Later, I began to study some of the specific passages that I used to think refuted the renewed earth view, but I realized that when I studied them in context and did the linguistic and historical legwork, they actually seemed to argue against the spiritual heaven (“traditional”) view rather than for it. I grudgingly thought, “Well, this renewed eschatology view seems more biblically accurate to me, but I’m not sure it really matters that much.”
Eventually, at the church where I worked, we started this project called The Story of the Bible. This was a long Bible survey study for our adult Bible classes using videos from The Bible Project as a companion resource. As I had never done before, I sat down and studied the Bible, writing dozens of lessons (and editing dozens more) about different biblical books and drawing main ideas from them. When we started that project, I had zero intention of teaching a different view on eternity (or really, emphasizing anything related to eternity) but as we studied, this idea of God redeeming all of creation just hit us over and over again…because this is what the Story of the Bible is about.
As we went through this study in our adult classes, it became clear to me that our church leadership needed to discuss eschatology (and specifically, the renewed earth perspective) more, so I went to our Elders and they agreed. We had a great study together for several weeks and wrestled with a lot of Scripture and talked back and forth and challenged one another. By the end of the study, they no longer thought I was crazy (I think a couple of them did when we started!), and they wanted me to teach an adult Bible class specifically on renewed eschatology. And that class is the source of the material you are reading now.
Goals for this Series
I believe that Scripture teaches that when Jesus returns, the cosmos will be renewed and redeemed and that the faithful will live with God eternally in a New Heaven and a New Earth. If, at the end of this series, you agree with me—great! But that is not my primary goal for this series.
Instead, here are my goals:
First, I want to look at what the Bible teaches about eternity with an open mind. This will be very difficult for some, and I get that—this material was very challenging for me when I was first exposed to it. I am stubborn and I give up the positions I hold with great reluctance; as I mentioned previously, I have been wrestling with this for ten years.
Ultimately, I don’t ask that you agree with me, but I do ask that you have an open mind and honestly consider what we discuss. Read the biblical passages that are mentioned. Look at the extra material I link to that lays out certain arguments in greater detail. If you want to respond to something that I say (and I welcome that!), make arguments based on Scripture, not on tradition. Ultimately, what I am going to present in this series of posts is correct or incorrect based on whether or not it lines up with what the Bible teaches. With that in mind, counter-arguments to what I am presenting that start with, “I always thought…” or “I’ve always heard that…” aren’t the best.
Second, I want to provide an opportunity for us to challenge ourselves. Some of the ideas that we’re going to discuss will be challenging. It will require looking at certain passages very carefully and learning some things about Greek, about history, and about textual criticism.
From my perspective, we have decades and decades of confusion and misinterpretations that we have to peel back to see what the Bible teaches on this subject, and that is going to require hard work. I will do my best to make everything as understandable as possible, but I am sure that I will not be as clear sometimes as I would like to be. Having said that, if you feel like some of this material is difficult, that’s okay, because it is supposed to be.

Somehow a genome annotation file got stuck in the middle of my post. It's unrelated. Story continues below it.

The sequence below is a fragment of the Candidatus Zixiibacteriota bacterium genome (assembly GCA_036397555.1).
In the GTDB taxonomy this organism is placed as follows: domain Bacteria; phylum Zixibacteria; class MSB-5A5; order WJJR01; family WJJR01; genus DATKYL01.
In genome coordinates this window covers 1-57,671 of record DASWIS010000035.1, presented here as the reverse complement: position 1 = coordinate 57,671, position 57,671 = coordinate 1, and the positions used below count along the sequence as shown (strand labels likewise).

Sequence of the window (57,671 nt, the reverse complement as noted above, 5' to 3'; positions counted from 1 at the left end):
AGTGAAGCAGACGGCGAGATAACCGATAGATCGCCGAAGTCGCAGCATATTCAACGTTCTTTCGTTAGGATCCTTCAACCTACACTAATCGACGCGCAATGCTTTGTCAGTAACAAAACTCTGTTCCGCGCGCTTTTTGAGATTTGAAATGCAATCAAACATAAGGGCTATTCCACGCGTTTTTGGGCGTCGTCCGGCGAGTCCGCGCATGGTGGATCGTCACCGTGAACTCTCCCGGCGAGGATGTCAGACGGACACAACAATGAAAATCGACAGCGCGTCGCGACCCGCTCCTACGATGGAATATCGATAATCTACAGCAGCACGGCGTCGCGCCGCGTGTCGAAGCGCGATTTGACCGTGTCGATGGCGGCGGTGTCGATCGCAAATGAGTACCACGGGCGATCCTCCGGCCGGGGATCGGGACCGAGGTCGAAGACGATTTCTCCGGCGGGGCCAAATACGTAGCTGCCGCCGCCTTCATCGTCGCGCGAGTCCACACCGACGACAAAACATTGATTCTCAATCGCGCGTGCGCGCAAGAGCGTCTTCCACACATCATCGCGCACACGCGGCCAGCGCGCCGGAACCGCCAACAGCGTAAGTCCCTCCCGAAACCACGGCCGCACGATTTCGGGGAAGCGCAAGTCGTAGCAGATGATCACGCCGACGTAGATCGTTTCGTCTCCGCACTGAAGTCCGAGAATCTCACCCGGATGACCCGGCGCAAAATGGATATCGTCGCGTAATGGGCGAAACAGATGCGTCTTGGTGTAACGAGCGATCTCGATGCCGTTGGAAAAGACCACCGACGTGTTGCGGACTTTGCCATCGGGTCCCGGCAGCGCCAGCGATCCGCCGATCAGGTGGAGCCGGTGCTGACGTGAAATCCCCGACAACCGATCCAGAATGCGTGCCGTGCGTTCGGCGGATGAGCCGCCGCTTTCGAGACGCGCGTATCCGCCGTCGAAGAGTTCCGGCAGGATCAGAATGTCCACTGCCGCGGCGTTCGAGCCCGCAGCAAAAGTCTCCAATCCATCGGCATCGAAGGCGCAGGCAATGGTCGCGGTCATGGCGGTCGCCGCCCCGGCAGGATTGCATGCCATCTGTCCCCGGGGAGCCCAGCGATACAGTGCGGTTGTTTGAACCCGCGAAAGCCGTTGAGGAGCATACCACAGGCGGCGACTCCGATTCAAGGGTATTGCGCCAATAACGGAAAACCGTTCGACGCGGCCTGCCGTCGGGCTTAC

I’m not sure where we got the idea that we can become mature Christians by never challenging ourselves to dig deeper into God’s word, but it’s not true.
Finally, at the end of this study, I want us to respect one another regardless of which conclusion we come to. I think this is an important topic, and at the end of all this, I will explain why I think it matters, but ultimately, understanding how eternity works is not necessary for you to enjoy it. Getting this right or wrong is not a “salvation issue” (I dislike that terminology), although I would argue that you will appreciate and anticipate your salvation more if you hold to the view that I am going to teach in this series.
I mentioned earlier that I have witnessed some unfortunate conversations over the last couple of years where people who hold to renewed eschatology are branded as false teachers. I would find that to be laughable if writing someone off as a false teacher was not such a serious act—one that Scripture doesn’t take lightly. Suffice it to say, if at the end of all this you arrive at a different conclusion than I do, I will still respect you for it; I hope you can reciprocate that feeling.
What does the Bible teach about eternity? I hope you’ll join us as we seek to answer that question.
The Greek word εσχατος means “last”, so literally, “eschatology” refers to the study of the last things.
Short for “New Heavens and New Earth.” Throughout this series, I will use “NHNE”, “New Heavens and New Earth”, “renewed eschatology”, and “renewed earth” interchangeably.
I think many non-Christians also fundamentally misunderstand the notion of God’s grace, and think Christians believe that we get to heaven by being “good enough”. To be fair, many Christians misunderstand this as well!
I really hesitate to concede the term “traditional” to refer to this view, because as we will see later, the alternative view—renewed eschatology—has a long and storied place in the historical Christian tradition. But nevertheless, the spiritual heaven perspective has been the dominant view among evangelical and fundamentalist churches (and certainly churches of Christ as well) for as long as any of us have been alive.
Much of the language in this description is drawn from Timothy Mackie and Jonathan Collins, When Heaven Meets Earth: A 12-Part Biblical Study on Heaven (Portland: The Bible Project, 2017). This resource is available for download on The Bible Project website here.
I will have a post later focusing specifically on this, but as many readers of this blog know, I am deeply interested in the history of the Stone-Campbell Restoration Movement, and seeing that many of my spiritual forebears believed in renewed eschatology was very significant to me.